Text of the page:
Crown

Hardie Dentistry for Kids

Willie Hardie, DDS

Pediatric Dentist located in Vancouver, WA

Sometimes teeth become damaged or decayed beyond what a filling or bonding can treat. Dr. Willie M. Hardie and his highly skilled team at Hardie Dentistry for Kids in Vancouver, Washington, repair these problems with dental crowns. Depending on your child’s needs, they may use stainless steel, composite, or porcelain crowns. To find out if crowns can help your child’s teeth, call or book an appointment online today.

Crown Q & A

What are dental crowns?

Dental crowns cover and protect the surface of a tooth that’s severely decayed or damaged. The Hardie Dentistry for Kids team uses different types of crowns depending on your child’s age and particular needs, such as:

Composite strip crowns

The team may recommend composite crowns to restore your child’s front baby teeth. The composite material costs less than porcelain but still provides tooth-colored aesthetic appeal.

Stainless steel crowns

Stainless steel is another inexpensive crown material that’s more durable and long-lasting than composite resin. Since this material isn’t tooth-colored, the team primarily uses it to restore primary molars — baby teeth — in the back of the mouth.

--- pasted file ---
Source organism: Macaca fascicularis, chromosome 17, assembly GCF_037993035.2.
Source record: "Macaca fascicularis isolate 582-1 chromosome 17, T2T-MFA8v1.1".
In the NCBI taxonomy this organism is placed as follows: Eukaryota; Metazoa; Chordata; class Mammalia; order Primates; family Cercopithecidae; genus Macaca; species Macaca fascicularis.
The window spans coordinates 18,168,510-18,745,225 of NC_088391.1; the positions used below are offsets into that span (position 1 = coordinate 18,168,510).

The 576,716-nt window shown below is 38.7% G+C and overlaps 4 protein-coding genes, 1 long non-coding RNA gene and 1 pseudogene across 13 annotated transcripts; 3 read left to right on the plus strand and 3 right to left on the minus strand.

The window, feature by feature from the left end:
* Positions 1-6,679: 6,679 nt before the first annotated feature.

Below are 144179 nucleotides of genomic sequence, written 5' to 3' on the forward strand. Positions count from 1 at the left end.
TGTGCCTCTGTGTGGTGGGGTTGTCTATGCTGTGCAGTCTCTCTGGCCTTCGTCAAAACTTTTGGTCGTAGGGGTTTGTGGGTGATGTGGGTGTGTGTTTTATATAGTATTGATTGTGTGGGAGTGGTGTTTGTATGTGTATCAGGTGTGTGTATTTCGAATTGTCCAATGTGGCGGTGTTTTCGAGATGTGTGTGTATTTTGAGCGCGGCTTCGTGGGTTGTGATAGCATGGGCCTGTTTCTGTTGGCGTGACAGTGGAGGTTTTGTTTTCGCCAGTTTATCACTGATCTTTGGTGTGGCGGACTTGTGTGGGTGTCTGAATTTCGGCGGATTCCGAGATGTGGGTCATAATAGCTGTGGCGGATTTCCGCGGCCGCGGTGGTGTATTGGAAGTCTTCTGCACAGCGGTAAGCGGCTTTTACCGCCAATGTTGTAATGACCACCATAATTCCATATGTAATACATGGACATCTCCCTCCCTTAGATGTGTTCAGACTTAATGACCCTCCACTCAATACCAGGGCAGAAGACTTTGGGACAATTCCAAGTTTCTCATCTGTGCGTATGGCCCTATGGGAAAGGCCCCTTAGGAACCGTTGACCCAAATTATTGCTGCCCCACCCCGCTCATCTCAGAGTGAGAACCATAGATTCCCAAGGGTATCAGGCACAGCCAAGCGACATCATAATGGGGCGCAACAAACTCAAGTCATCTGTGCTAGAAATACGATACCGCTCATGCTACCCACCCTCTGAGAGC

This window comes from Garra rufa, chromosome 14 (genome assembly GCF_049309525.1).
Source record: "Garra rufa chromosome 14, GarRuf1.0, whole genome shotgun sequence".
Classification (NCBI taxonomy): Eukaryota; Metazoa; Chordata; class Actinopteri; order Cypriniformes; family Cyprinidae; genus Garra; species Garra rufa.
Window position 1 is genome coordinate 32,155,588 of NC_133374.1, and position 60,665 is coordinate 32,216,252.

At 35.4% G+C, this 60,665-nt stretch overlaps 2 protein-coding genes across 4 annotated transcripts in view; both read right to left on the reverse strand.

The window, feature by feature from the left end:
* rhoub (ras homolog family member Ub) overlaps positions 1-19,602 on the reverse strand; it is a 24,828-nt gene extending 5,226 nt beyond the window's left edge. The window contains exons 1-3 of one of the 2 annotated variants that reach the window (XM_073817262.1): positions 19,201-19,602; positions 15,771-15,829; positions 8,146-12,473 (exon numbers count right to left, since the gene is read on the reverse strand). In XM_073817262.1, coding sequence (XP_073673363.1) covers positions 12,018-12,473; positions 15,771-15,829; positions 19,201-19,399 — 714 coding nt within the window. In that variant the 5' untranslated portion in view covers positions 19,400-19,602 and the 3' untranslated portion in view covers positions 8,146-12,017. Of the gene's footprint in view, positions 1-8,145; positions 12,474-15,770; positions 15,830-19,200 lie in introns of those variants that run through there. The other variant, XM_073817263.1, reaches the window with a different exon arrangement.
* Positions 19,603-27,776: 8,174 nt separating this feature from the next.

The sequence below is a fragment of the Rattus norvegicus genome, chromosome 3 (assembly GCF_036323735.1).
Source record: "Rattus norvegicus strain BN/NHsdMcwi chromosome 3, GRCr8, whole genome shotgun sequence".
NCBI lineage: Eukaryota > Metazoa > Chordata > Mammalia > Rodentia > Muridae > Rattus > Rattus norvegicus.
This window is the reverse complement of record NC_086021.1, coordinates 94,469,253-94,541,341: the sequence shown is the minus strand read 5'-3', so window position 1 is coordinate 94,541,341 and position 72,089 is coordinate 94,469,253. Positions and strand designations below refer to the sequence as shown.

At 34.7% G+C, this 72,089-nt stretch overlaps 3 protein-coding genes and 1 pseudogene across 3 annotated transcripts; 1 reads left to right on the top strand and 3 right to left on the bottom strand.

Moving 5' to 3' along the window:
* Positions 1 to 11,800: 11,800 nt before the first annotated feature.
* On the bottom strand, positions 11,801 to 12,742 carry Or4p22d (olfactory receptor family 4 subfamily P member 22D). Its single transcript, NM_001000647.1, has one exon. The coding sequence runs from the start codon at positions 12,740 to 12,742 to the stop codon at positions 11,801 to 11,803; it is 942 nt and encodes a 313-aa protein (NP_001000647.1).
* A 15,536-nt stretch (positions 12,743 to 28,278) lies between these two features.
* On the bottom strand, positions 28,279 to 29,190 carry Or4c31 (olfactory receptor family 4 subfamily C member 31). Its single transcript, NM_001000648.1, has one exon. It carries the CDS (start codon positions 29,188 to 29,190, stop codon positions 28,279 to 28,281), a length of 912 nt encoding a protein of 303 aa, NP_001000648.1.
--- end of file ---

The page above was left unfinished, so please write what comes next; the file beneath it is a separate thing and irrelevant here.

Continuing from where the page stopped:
Why would my child need a crown?

Even though primary (baby) teeth are temporary, they play a critical role in the development of your child’s permanent teeth. Baby teeth help your child learn to speak and chew food properly.

Composite or stainless steel crowns restore baby teeth, allowing your child to maintain their teeth during development. Common dental problems that may require a crown include:

  • Cracked or fractured teeth
  • Severely decayed teeth
  • Weakened or worn down teeth

What happens when my child gets a dental crown?

The process of installing a crown requires two to three visits. At your first visit, Dr. Hardie or a member of his expert pediatric dental team performs a comprehensive exam that may include X-rays.

When you return for a restoration treatment, your dentist may use a local anesthetic to reduce your child’s discomfort before reshaping the tooth and taking an impression, which they send to a laboratory to create the crown. They may place a temporary crown on the tooth at this time.

When your child’s crown is ready — about two to three weeks later — a team member places it on the tooth, using a local anesthetic to numb the area during this process as well.

Then, your child can enjoy their new tooth restoration to ensure optimal oral health while their teeth continue to develop.

To learn more about pediatric dental crowns, call Hardie Dentistry for Kids or book an appointment online.